The Lockheed Martin Armed Forces Bowl was billed as a shootout between two different offensive styles as soon as the matchup between Navy and Louisiana Tech was announced. The game lived up to that billing, with both teams combining for nearly 1,000 yards of offense in a back-and-forth affair. In the end, the team that had the ball last was the one the came out on top. Unfortunately for Navy, that team was Louisiana Tech, who kicked a field goal as time expired to clinch a 48-45 victory.
Tech wide receiver Trent Taylor shattered the Armed Forces Bowl records for catches and receiving yards, with 12 for 233. Teammate Carlos Henderson added ten more catches for 129 yards, while quarterback Ryan Higgins threw for 409 yards on 29-40 passing. Zach Abey led the way for Navy, with 119 rushing yards to go along with 159 yards through the air.
Navy coach Ken Niumatalolo was impressed by Taylor’s performance.
“They did a really good job of executing, and they did a really good job on their schemes and putting him in certain spots and good matchups,” he said. “He’s a heck of a receiver and he’s really good after the catch too. Not only does he get open, but he makes plays after he catches the football.”
One silver lining for Navy in the loss was the play of Abey, who had 278 total yards. It was night and day compared to the Army game, and Niumatalolo was pleased with how the sophomore played.
“He’s getting better every week. The kid’s worked really hard. Zach did a lot of good things today. We are going to critique everything and look at his fundamentals, and getting us in the right play; those kinds of things which everybody can always improve on. But I thought he came out and battled today and did a lot of good things.”
Abey himself felt a lot better this week.
“I feel like I finally settled down,” he said. “I had a little more time in practice, getting extra reps. I focused a lot on my preparation this week, and I feel like when I went out there, I had a clear game plan. I felt fine.”
Louisiana Tech defensive coordinator Blake Baker used a game plan that focused on scraping the middle linebacker and outnumbering Navy on the perimeter. Navy offensive coordinator Ivin Jasper was complimentary of the plan, but also felt that Abey could handle any adjustment that he needed to make.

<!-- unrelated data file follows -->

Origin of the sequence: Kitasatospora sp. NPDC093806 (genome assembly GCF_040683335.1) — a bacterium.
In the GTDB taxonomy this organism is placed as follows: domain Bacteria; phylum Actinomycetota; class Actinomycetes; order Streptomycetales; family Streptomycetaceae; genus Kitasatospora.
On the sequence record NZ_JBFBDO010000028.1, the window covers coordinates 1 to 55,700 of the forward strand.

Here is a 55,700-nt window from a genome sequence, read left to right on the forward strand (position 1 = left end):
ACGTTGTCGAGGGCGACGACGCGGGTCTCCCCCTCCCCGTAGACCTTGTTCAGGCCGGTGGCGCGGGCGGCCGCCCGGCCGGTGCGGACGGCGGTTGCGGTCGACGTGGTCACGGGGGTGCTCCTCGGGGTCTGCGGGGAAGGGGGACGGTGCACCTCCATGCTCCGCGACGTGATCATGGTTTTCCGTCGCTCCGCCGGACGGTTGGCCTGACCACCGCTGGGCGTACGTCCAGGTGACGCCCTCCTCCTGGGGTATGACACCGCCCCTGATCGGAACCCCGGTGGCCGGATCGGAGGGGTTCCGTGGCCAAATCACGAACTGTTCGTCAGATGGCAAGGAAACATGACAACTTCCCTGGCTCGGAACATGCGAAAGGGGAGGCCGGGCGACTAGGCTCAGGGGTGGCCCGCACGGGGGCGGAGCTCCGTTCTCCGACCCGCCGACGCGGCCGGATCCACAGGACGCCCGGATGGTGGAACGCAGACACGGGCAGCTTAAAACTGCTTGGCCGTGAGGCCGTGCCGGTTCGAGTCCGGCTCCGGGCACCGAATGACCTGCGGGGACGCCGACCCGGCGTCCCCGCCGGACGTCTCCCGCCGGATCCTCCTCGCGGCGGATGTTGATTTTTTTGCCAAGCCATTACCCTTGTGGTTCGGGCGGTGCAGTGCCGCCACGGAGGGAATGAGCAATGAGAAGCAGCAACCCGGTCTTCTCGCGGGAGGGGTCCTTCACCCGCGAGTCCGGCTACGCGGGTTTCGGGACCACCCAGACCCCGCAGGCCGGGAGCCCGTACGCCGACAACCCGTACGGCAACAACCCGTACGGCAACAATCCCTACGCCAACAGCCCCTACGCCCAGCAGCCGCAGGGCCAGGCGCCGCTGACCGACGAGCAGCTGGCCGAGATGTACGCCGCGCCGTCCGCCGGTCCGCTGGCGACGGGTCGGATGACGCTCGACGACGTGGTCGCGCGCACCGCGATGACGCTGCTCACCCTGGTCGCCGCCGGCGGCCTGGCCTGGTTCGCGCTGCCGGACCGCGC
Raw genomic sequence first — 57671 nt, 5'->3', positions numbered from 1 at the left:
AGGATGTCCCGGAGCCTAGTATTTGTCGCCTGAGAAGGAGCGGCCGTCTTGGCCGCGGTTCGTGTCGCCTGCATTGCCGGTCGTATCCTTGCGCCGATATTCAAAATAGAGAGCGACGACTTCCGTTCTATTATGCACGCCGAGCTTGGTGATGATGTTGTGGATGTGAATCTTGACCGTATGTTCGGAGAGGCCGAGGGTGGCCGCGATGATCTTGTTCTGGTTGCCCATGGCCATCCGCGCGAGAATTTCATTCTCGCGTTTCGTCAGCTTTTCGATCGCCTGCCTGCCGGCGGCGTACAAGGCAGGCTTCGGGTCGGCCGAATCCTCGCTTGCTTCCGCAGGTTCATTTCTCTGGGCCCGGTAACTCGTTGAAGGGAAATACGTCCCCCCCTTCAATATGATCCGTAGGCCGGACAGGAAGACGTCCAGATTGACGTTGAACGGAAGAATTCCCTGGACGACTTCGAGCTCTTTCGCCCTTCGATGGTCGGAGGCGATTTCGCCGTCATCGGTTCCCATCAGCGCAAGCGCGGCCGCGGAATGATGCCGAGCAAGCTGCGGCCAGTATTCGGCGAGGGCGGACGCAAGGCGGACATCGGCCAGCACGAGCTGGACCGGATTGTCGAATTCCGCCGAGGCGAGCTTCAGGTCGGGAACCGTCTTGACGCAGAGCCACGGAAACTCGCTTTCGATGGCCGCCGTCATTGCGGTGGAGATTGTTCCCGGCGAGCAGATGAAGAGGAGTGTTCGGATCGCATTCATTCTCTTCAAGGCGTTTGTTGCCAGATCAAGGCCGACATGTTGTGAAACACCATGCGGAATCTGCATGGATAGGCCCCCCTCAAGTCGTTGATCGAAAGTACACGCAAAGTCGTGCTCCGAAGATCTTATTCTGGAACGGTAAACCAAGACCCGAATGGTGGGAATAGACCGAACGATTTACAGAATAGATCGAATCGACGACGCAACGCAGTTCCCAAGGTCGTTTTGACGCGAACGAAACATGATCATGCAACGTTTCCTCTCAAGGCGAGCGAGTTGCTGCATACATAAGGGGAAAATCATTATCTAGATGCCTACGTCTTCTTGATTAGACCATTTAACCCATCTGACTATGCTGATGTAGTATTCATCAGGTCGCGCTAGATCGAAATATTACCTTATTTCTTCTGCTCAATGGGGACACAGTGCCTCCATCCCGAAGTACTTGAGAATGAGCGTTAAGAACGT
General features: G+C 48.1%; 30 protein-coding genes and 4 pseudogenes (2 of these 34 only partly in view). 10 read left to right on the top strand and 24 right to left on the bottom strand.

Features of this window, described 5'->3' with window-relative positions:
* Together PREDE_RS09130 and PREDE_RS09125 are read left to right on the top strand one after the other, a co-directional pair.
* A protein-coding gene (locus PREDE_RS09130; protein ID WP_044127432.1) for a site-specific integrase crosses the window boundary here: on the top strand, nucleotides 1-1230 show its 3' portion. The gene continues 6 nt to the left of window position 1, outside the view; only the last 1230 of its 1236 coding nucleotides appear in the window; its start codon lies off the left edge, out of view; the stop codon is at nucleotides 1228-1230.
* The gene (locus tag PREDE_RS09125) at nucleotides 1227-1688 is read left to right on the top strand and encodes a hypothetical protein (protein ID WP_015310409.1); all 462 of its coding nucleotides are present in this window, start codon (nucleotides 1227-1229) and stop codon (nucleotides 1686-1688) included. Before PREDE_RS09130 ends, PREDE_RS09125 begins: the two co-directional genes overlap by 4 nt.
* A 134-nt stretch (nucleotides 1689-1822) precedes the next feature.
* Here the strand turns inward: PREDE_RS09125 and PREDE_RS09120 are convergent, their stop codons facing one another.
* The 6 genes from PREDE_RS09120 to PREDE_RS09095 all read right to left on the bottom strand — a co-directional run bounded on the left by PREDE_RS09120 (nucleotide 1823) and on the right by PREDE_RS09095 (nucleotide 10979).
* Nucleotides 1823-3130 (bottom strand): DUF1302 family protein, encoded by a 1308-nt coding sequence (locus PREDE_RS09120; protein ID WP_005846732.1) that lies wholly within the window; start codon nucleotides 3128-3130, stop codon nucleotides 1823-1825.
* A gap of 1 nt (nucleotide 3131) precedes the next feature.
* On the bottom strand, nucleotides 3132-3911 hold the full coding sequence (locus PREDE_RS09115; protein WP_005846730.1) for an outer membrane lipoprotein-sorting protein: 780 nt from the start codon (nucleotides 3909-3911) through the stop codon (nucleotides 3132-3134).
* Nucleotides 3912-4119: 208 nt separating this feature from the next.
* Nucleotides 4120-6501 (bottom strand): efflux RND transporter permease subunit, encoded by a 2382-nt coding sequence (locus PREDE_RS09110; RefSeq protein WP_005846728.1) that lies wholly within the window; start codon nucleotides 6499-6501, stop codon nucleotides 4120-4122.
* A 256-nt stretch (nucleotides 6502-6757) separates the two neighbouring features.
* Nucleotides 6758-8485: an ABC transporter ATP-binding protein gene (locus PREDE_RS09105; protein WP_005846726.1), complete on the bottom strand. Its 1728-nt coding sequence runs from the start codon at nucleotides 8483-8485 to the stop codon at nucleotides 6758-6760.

“They had a good plan,” he said. “Their kids knew what they were doing. They were going to cancel gaps and get guys out on the perimeter, and we had make plays. We had a lot of one-on-ones; we had to make a guy miss.
“We executed and had a chance. It’s all you can ask for.”
Overall, Jasper felt good about Abey’s performance.
“He played pretty well,” he said. “Fought his tail off, got hurt, and was ready to come back in. He’s grown up a lot, and the future looks good.”
Louisiana Tech got off to an ideal start, as Henderson appeared to be stopped on the opening kickoff return before squeezing through the pack to get loose for 82 yards. Starting from the Navy 16 yard line, Jarred Craft carried the ball three times to put the ball on the one. Higgins finished the drive from there, carrying the ball over the right side for a one-yard touchdown run.
After a short kickoff that he initially bobbled, John Brown set the Mids up with decent field position at the Navy 32. The Mids opened with a pair of option pitches to the right side, with the first taken by Dishan Romine for 20 yards. Zach Abey’s errant pitch on the second led to a fumble that was recovered by Louisiana Tech’s Prince Sam.
Taking over at their own 48, Louisiana Tech went on an eight play, 48-yard drive that ended with a 22-yard field goal by Jonathan Barnes. The key play on the drive was a completion to Taylor on a slant over the middle that went 29 yards. The Navy defense stiffened in the red zone, though, to hold the Bulldogs to three points.
After another three and out by the Navy offense, the Navy defense responded by forcing a three and out of their own. On first down, Micah Thomas sacked Higgins for a loss of seven. Tyris Wooten then broke up a pass intended for Henderson to force the punt.
Navy took the ball at their own 45 after an 18-yard return by Calvin Cass. On first down, Abey overthrew a wide-open Darryl Bonner over the middle but followed it up with a 9-yard keeper for to set up third and short, which Shawn White converted on the next play. Two plays later, the Mids faced third and long, and Abey found Chris High open in the flat. The fullback took his first career catch 38 yards to the Louisiana Tech four. Two plays after that, Abey punched it in over the left side to give the Mids their first points of the game.
The Bulldogs responded with a nine play, 66-yard drive that was capped by a 19 yards swing pass to Taylor for a touchdown. It was Taylor’s third catch of the drive, as Louisiana Tech was able to find success with passes to the flat. The touchdown gave them a 17-7 lead.
The Mids responded immediately. After a quick pass to Jamir Tillman for nine yards, Ivin Jasper called the same pass play that Abey overthrew earlier. This time, the young signal-caller was right on the money as he hit Darryl Bonner in stride for a Armed Forces Bowl-record 64-yard touchdown pass to make the score 17-14.
Abey was glad he got another chance to make that throw.
“That’s something we practice every single day, we all make the same throws every single day,” he said after the game. “It’s just pitch and catch. I think Coach Jasper knew that it was probably just a little jitters. I told Darryl Bonner that we’d get it back, and we did.”
The touchdown seemed to settle him down for the rest of the game.